Analysis: Rishi Sunak has no challengers but leadership crisis still devouring party

Rishi Sunak came in to steady the ship, but instead it is crashing on the rocks.

Rishi Sunak is facing his biggest crisis yet, with the Rwanda scheme threatening to engulf his party.

Much like Brexit saw the end of Theresa May, there is a growing feeling among Tory MPs the scheme could be the end of the Prime Minister. The difference is Mrs May did not choose to leave Europe, whereas this headache is largely due to Mr Sunak’s own making.

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In pursing the Rwanda deal, Mr Sunak made immigration a wedge issue, believing it a weapon to wield against the Labour party, allowing him to question Sir Keir Starmer’s failure to ever vote for tighter border restrictions.

Prime Minister Rishi Sunak is battling to keep his party together.Prime Minister Rishi Sunak is battling to keep his party together.
Prime Minister Rishi Sunak is battling to keep his party together.

Instead, his Government have made repeated promises only to see immigration soar, while at the same time pursuing a scheme many in Government never really thought would work. In doing so, he has agitated the right of his party and created an enemy within.

First there was Suella Braverman, already a figurehead for the Tory right, who in sacking became a powerful enemy. Now the Prime Minister has now lost immigration minister Robert Jenrick, who resigned over the latest changes to the Rwanda deal.

Unlike Ms Braverman, this is not seen as a leadership pitch. In fact, it’s so much worse. The pair were friends, allies and had worked together closely on immigration. Despite this closeness, Mr Jenrick has still decided Mr Sunak cannot get the job done. His departure is beyond damaging.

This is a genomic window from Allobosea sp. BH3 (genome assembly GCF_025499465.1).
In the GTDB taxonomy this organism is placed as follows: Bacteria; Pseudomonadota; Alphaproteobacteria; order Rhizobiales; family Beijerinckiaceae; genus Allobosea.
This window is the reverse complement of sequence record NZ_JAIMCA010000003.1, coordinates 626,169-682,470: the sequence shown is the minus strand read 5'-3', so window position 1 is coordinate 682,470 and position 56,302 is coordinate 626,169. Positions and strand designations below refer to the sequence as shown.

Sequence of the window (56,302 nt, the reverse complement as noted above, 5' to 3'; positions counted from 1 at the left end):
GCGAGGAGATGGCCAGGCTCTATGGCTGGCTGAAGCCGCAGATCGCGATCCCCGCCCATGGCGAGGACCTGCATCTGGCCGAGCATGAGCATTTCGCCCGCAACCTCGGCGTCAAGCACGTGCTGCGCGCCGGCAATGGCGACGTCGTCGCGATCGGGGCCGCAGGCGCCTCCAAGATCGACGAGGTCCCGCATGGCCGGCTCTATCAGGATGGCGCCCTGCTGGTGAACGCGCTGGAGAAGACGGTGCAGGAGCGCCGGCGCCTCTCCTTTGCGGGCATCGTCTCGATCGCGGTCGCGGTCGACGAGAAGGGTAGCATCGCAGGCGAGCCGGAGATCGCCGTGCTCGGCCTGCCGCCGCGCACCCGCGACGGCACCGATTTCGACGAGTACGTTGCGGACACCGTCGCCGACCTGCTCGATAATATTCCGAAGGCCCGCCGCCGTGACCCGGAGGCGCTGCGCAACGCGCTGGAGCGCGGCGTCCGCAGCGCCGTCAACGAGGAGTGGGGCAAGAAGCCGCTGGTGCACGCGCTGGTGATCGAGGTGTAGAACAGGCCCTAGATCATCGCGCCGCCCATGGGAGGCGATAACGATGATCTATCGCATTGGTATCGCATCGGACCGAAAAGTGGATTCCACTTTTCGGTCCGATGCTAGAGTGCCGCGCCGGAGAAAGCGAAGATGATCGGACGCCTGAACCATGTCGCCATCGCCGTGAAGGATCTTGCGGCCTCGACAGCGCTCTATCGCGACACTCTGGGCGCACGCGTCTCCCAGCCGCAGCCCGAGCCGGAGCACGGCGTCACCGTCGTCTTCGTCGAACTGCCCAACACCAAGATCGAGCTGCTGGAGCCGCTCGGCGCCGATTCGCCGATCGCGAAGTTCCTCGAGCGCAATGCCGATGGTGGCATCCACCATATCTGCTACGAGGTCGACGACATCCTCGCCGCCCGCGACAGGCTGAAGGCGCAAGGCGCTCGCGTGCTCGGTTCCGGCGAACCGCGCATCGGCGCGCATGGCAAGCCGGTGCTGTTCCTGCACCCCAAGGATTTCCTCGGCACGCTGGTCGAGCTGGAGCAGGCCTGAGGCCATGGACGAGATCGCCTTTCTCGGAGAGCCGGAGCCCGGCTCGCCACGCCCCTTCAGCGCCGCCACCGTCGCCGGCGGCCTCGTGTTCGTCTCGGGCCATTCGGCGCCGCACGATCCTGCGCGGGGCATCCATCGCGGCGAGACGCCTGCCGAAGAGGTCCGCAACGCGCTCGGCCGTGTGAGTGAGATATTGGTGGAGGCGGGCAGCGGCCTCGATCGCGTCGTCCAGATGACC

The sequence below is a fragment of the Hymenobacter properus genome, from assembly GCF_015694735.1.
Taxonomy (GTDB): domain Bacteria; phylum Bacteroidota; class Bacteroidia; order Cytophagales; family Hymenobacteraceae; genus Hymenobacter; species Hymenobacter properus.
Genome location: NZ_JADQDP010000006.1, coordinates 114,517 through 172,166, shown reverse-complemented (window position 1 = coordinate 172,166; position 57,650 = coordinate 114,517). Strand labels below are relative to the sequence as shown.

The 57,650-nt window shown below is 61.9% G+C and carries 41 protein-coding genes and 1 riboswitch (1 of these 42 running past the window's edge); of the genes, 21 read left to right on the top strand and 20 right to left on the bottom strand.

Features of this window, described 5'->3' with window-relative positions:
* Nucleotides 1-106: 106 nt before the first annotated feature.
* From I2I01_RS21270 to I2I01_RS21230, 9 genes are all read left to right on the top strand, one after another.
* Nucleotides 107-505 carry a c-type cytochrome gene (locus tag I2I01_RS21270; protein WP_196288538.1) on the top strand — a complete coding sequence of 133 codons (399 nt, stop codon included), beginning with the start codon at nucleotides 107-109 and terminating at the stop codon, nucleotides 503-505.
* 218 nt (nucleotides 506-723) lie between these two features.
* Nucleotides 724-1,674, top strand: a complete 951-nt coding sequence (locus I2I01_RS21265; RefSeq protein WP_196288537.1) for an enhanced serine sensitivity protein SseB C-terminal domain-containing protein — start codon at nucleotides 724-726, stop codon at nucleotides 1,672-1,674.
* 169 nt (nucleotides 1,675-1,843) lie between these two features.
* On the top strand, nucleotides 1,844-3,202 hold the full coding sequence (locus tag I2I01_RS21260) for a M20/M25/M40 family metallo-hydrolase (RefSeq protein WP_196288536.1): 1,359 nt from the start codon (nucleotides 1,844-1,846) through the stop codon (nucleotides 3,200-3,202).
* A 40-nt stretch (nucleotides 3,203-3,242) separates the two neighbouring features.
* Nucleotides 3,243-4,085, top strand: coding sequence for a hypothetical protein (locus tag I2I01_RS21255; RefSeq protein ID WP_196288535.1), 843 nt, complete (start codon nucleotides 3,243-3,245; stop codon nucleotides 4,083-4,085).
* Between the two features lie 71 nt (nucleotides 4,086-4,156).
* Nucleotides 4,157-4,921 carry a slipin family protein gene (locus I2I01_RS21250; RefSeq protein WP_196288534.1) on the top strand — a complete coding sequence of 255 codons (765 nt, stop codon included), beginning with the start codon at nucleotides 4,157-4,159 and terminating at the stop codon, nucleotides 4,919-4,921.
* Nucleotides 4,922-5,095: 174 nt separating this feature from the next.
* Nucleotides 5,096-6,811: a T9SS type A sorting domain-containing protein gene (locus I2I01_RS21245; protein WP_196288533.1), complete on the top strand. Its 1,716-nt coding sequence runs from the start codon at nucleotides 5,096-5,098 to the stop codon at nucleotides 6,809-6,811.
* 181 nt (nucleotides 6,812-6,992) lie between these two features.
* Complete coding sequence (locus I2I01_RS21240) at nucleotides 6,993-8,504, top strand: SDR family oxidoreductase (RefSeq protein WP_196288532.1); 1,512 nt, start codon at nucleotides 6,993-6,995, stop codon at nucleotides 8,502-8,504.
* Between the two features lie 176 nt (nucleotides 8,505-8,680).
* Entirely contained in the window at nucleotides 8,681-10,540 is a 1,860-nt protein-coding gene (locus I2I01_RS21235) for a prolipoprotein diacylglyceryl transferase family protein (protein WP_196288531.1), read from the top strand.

The Prime Minister finds himself in a position where his deal is too hardcore for the party left, not far enough for the Tory right, by refusing to leave the European Convention of Human Rights, and also likely to enrage both because the Government think it could breach international treaties regardless.

Now some Tory MPs are sending in letters of no confidence and, while a vote is unlikely, that they’d risk a fourth prime minister in the same Parliament speaks to the crisis at the heart of the party.

Downing Street have moved quickly to replace Mr Jenrick, adding Tom Pursglove MP to the Cabinet, the most right-wing option. But when so few MPs support the Rwanda scheme, there is every chance Mr Sunak is once again facing a stare-down with his own party.

The problem is, there is no challenger. Speaking to MPs, even those on the right of the party, there is no obvious candidate to take over, at least not one who could command party support.

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One former minister told The Scotsman a change was obviously coming, but nobody could make any plans for it until after the election. They explained “it’s only then that we’ll know if we’ve got anyone left”.

So much like Boris Johnson’s reasoning for keeping then health secretary Matt Hancock in post during the pandemic, many of the MPs loyal to Mr Sunak are doing so because of a lack of alternative. They see no way to win, but believe removing him could see them do worse.

Speaking at a press conference on Thursday, Mr Sunak insisted everything was fine, and these new changes were actually a problem for Labour, claiming he was a man of action, not words. The problem is, his own MPs increasingly don’t believe him, and may soon spring to action of their own.



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